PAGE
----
Remember last Thursday night? Snow was in the forecast. People all over the metropolitan area went into a panic again. We dashed to stores and supermarkets for provisions. Milk and bread disappeared quickly off shelves. At one supermarket, TC Giant near Towson, there was -- for one brief, ugly little moment -- 1 gallon of a certain brand of milk remaining. And two women, both of them in their early 70s, reached for it at exactly the same brief, ugly little moment. The dairy department manager witnessed the struggle. Both women actually pulled at the gallon of milk. They glared at each other. They exchanged words.
"Who won?" I asked the manager.
"The bigger one," he said.
That Darwin. He really knew what he was talking about.
Give him a break
"Welcome to Baltimore, Hon" ought to be the official greeting to visitors coming into town north along the Baltimore-Washington Parkway. And I'm not the only one who feels that way. My mail, oral and written, indicates overwhelming approval of the idea. Readers think it's time to give the secretive Hon Man a break from having to staple that three-letter term of endearment to the wooden welcome sign. They think we should incorporate "Hon" into the sign at the city limits.
The same sentiment was reflected in the more than 50 phone calls made to This Just In within minutes after Dick Ireland and Sloane Brown mentioned the issue yesterday morning on WLIF-FM, Lite 102. Thanks to the Lifers for encouraging listeners to call.
" 'Hon' typifies who we are," said a caller from Roland Park. "It shows we have a sense of humor and strong civic spirit," said another. "I'm from Texas and I like to tell friends, when they come to Baltimore, be prepared to hear 'Hi, Hon,' just the way we said, 'Howdy, y'all," down there," added yet another caller.
One woman said she was calling from an office in Columbia; she and her six co-workers all favored the idea. I've received offers for design and construction of the sign. Now we need to figure out how to present this idea to the pooh-bahs in charge of signage. Thanks for all your support. Watch this space.
Just as I suspected, everybody has a favorite Instant Clickoff, a TV personality or program that makes you reach like mad for the remote control device for the purpose of changing the channel or muting the sound as quickly as possible.
P. Marie Anderson of Columbia appreciates the therapeutic power of the Instant Clickoff. She writes: "It feels good to zap these idiots out of my face, as though just for a moment, instead of being the kind and decent woman that I am, I can be She-Ra, All-Powerful Empress of the Universe: 'You there. You do not please me. Zap!' Perfectly harmless and satisfying, except sometimes I wish my Zapees knew how quickly they were eliminated."
Now they will. Here is Ms. Anderson's list of Instant Clickoffs (and time, in seconds, it takes her to zap): Geraldo (1.1), "all sitcoms between 8 and 9 p.m." (0.08), evangelists (1.2) and psychic infomercials (3.4).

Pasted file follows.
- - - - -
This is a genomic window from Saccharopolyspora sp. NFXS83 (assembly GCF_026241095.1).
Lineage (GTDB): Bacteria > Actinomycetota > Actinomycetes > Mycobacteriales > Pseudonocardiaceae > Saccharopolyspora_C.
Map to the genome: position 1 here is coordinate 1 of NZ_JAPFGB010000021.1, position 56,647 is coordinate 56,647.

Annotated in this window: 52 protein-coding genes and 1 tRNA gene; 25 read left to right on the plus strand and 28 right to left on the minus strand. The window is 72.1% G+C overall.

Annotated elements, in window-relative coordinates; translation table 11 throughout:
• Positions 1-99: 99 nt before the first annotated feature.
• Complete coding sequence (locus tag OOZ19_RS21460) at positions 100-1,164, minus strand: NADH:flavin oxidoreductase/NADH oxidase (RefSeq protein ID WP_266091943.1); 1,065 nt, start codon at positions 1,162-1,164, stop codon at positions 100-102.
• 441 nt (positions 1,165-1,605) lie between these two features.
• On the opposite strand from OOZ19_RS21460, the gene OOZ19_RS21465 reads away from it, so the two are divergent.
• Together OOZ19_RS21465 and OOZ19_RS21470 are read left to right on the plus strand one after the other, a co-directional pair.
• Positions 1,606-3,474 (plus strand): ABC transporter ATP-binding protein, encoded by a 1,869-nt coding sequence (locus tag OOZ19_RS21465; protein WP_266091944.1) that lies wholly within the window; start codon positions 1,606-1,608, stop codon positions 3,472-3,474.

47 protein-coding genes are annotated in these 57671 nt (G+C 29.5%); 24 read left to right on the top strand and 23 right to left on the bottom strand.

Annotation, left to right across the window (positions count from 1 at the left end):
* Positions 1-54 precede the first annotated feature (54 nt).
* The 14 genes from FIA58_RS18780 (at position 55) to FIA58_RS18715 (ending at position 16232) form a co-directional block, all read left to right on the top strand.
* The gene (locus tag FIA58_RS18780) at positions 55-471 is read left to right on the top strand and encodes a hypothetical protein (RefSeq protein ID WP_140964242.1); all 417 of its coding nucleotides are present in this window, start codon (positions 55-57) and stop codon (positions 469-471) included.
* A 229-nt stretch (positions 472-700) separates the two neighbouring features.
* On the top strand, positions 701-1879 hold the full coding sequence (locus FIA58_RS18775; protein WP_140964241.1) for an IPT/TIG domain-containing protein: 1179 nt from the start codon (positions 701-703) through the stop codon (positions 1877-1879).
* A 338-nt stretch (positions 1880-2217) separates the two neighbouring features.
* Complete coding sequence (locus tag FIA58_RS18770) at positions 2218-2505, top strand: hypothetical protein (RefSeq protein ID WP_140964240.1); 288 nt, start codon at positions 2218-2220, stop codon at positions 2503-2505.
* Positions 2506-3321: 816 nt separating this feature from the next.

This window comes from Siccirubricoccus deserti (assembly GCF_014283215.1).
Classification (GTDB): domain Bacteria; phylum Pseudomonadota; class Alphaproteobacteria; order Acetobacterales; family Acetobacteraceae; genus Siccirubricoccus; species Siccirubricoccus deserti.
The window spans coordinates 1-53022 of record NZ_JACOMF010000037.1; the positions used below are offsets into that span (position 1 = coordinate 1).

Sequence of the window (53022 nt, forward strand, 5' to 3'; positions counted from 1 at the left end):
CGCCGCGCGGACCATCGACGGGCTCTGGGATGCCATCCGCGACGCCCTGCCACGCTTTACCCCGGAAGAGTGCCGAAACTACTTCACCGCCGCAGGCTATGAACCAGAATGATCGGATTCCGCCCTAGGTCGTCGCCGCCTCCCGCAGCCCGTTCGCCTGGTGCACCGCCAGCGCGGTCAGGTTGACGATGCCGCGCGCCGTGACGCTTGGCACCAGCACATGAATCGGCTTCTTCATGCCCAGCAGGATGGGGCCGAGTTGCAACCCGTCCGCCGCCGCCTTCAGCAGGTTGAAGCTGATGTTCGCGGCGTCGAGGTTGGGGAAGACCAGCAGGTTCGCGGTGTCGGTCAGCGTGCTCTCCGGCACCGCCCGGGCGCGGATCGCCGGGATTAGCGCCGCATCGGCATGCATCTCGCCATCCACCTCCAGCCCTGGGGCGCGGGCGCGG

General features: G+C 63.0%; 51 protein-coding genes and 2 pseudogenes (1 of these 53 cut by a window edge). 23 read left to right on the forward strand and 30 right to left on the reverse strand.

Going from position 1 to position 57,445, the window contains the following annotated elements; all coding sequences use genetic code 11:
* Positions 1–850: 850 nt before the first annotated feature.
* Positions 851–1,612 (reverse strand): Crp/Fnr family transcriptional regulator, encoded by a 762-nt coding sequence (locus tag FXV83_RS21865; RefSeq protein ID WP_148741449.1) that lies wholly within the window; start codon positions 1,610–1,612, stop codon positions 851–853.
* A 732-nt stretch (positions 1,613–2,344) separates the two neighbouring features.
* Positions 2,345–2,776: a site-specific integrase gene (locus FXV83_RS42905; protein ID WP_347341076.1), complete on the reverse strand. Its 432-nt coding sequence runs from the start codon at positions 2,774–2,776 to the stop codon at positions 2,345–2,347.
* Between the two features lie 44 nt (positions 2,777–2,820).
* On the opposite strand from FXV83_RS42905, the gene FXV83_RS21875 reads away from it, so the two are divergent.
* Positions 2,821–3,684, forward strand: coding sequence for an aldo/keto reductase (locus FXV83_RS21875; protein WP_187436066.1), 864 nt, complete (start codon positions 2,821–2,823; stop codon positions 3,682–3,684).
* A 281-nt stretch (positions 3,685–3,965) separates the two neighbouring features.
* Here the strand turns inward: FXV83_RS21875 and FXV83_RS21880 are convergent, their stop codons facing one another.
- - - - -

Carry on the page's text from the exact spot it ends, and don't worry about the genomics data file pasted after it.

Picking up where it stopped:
I'll tell you my Instant Clickoff of the week: Pat O'Brien, that lounge lizard CBS keeps putting on the air because they think, like, you know, he's like hip, he's like cool, he's happening. But Chatty Patty was unbearable in Albertville. And now he's haunting Lillehammer, set up to host the late-night Winter Olympics show, with "rock 'n' roll highlights," and annoyingly chummy interviews. Pat O'Brien doesn't host; he oozes. We're talking 30-weight oil here. I see him, I hear him. I'm outta there! Click! (Unfortunately, Chatty Patty's show doesn't air till after David Letterman, so I can't stay awake to click him off; this year, I content myself to click him off during promos.)
With the persistent snow and ice on side streets in and around Baltimore, people are "throning the asphalt" again.
Throning the asphalt is the provincial custom, observed in most rowhouse neighborhoods, of staking a parking space in the street in front of one's home using a piece of furniture or other object large enough to discourage neighbors or visitors from taking a space you have painstakingly cleaned of snow and ice.
It's a tension-diffusing gesture that spares neighborhoods potentially ugly situations that develop when men and women fight over parking spaces.
This week, we've noticed all kinds of articles used for throning the asphalt. It's happening all over Catonsville. On St. Agnes Lane, we saw a bamboo-and-cane rocking chair in front of one house and a Christmas tree and three snow shovels laid end to end in front of another. From certain streets in Towson and Northwood, we're receiving reports of Weber grills, stolen grocery carts and soft chairs.
A Glen Burnie drama
After Tim Marshallsay, pizza man, made a delivery in a Glen Burnie development last Friday evening, his Honda Civic became entrenched in snow.
People watched from windows as he tried to free himself. Two men with shovels watched and pointed. After 45 minutes, the man to whom Tim had made the delivery came out of his house and said: "Are you stuck?"
Just the gloves, please
Will the women who took my red winter gloves from Long John's Pub on Friday, Feb. 4 kindly return them? Just drop them off. Put them in the mail. No games. Just the gloves.